Are you aware of all the summer-related items and services that are qualified for tax-free distribution from your HSA? The good old summertime presents new opportunities to purchase qualified items and services with pre-tax dollars from your HSA.
Consumer-Driven Health Care
Americans With Insurance Are Clueless About Their Costs, Data Shows
If it weren't for health insurance, millions of Americans would risk going bankrupt in the process of tending to their health. But having an insurance plan isn't enough; it's also important to understand how that plan works and what its coverage costs. Unfortunately, Americans seem to be falling down in this regard.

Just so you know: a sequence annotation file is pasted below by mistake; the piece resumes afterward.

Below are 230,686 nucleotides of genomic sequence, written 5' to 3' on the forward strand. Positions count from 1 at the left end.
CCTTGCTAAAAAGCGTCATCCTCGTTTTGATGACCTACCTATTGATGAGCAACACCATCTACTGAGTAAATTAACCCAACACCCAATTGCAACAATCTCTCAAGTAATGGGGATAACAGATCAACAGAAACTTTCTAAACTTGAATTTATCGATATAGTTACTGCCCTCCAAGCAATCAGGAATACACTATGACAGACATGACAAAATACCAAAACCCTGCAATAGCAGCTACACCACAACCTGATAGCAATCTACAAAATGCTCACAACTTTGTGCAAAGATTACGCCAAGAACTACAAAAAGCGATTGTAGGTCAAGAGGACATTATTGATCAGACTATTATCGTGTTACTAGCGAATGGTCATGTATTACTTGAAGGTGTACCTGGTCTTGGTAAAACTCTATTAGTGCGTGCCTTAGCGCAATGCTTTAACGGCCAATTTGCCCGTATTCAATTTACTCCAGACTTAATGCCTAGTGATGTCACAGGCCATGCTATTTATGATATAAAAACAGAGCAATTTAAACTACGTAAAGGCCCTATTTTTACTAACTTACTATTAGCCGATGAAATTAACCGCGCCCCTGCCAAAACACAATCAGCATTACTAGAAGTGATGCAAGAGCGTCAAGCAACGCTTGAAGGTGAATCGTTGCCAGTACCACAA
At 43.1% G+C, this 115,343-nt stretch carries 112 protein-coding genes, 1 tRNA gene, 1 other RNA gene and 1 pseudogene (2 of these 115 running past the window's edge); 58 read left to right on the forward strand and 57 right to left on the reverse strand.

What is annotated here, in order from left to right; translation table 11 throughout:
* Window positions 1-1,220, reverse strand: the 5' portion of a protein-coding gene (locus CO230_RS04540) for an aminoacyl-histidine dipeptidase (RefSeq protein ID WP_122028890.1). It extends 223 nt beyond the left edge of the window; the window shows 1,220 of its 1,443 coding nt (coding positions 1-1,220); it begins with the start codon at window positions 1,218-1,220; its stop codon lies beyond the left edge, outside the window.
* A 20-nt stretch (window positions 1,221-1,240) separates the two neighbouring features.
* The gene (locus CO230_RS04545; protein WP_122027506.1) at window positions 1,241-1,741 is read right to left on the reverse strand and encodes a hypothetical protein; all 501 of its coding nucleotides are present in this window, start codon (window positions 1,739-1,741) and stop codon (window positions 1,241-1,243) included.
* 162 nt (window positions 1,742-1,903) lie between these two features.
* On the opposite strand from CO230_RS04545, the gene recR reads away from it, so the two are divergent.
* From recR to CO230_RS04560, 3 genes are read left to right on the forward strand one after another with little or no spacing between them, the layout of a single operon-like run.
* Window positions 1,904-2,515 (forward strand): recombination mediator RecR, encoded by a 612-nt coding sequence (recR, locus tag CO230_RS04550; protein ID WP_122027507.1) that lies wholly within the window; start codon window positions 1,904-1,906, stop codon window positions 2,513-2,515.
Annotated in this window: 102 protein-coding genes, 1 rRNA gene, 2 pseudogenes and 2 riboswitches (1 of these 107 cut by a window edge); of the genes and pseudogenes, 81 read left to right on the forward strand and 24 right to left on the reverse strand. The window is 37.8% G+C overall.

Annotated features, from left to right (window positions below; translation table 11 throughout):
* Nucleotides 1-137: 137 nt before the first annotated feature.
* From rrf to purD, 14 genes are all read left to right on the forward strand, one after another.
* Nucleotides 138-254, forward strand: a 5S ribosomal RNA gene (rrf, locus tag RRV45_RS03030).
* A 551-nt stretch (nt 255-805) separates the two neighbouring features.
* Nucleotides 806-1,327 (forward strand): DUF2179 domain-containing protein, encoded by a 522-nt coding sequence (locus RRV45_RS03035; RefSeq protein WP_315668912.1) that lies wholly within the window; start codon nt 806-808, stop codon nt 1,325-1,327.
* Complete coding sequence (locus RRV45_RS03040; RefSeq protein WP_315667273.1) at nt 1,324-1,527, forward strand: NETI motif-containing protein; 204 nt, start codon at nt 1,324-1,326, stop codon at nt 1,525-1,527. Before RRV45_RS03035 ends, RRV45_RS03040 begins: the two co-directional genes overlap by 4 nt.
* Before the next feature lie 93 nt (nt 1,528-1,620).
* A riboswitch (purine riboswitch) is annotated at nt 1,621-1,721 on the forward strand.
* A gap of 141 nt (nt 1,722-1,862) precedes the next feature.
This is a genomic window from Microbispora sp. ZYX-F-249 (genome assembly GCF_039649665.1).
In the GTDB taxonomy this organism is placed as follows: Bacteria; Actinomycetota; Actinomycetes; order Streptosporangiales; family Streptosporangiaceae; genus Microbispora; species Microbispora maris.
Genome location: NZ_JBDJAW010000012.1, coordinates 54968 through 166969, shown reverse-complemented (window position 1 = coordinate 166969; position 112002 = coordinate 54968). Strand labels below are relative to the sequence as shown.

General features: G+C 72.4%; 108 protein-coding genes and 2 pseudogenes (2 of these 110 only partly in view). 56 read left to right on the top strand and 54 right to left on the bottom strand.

Price Transparency Proposals Raise Thorny Questions
A longtime hospital CEO in New Jersey is calling for price transparency — even advocating for disclosure of negotiated prices between hospitals and insurers — as the industry pushes back against attempts by the Trump administration to force highly secretive rates out into the open.
Soaring Insurance Deductibles and High Drug Prices Hit Sick Americans with a ‘Double Whammy’
The steep rise in health insurance deductibles over the last decade has saddled insured, middle- and working-class Americans with medical bills they can’t afford. The biggest impact, however, has been on people who have illnesses such as diabetes, cancer and epilepsy that require regular medications and consistent care.